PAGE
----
It is important both to easily grasp the design choice and the code structure of a project even long after it has been completed. The documentation process starts by commenting the code. Code comments are usually intended for software developers and aim at clarifying the code by giving details of how it works. They are usually performed using inline or multiple lines comments using the language syntax.

Single Line Comments

As we’ve seen before, we can add single-line or inline comments to our Java programs using two forward slashes // before a line in our source file:

// this is a comment
int x = 5;

// this is also a comment
boolean b = true;

Multiple Line Comments

Java also includes the ability to add a comment that spans multiple lines, without requiring each line to be prefixed with forward slashes. Instead, we can use a forward slash followed by an asterisk /* to start a comment, and then an asterisk followed by a forward slash to end it */, as shown below:

int x = 5;

/* This is a multi line comment
it can span multiple lines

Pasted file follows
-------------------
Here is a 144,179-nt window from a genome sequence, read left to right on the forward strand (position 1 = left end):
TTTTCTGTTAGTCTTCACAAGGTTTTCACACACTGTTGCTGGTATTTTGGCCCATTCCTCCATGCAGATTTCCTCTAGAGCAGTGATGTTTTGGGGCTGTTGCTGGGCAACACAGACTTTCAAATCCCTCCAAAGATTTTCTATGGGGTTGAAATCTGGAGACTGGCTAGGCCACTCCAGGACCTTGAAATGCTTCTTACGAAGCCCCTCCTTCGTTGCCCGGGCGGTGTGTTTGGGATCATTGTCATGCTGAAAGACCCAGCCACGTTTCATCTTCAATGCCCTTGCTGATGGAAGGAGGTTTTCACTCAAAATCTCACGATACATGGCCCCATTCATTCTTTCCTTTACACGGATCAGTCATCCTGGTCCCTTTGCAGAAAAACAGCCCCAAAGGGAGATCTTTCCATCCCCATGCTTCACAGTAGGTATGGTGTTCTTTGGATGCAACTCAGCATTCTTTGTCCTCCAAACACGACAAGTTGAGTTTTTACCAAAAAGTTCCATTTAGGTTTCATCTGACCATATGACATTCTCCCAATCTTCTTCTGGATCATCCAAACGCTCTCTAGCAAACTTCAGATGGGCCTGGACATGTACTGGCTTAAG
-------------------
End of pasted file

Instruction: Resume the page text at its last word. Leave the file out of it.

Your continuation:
and even blank lines */

int y = 10;


Finally, Java also includes a secondary type of comment that spans multiple lines, specifically for creating documentation. Instead of a single asterisk, we use a double asterisk after the forward slash at the beginning /**, but the ending is the same as before */.

In addition, these comments typically include an asterisk at the beginning of each line, aligned with the first asterisk of the start of the comment. Thankfully, most code editors will do this for us automatically, including Codio!

These comments are specifically designed to provide information about classes and methods in our code. Here’s a quick example, using the IntTuple class developed earlier in this module:

 * Represents a tuple containing two integer values. 
 * @author Test Student
 * @version 1.0
 * @since 2019-01-01
public class IntTuple{
  public int first;
  public int second;
   * Constructs a new IntTuple object.
   * @param one     the first element in the tuple
   * @param two     the second element in the tuple
  public IntTuple(int one, int two){
    this.first = one;
    this.second = two;

Once we’ve written this documentation in our code, Java includes a special tool called Javadoc that will generate HTML files that describe what our code does. In fact, the Java API files, such as the one for Scanner, are generated using this tool!

For more information about writing comments for the Javadoc tool, as well as some great examples, consult the documentation.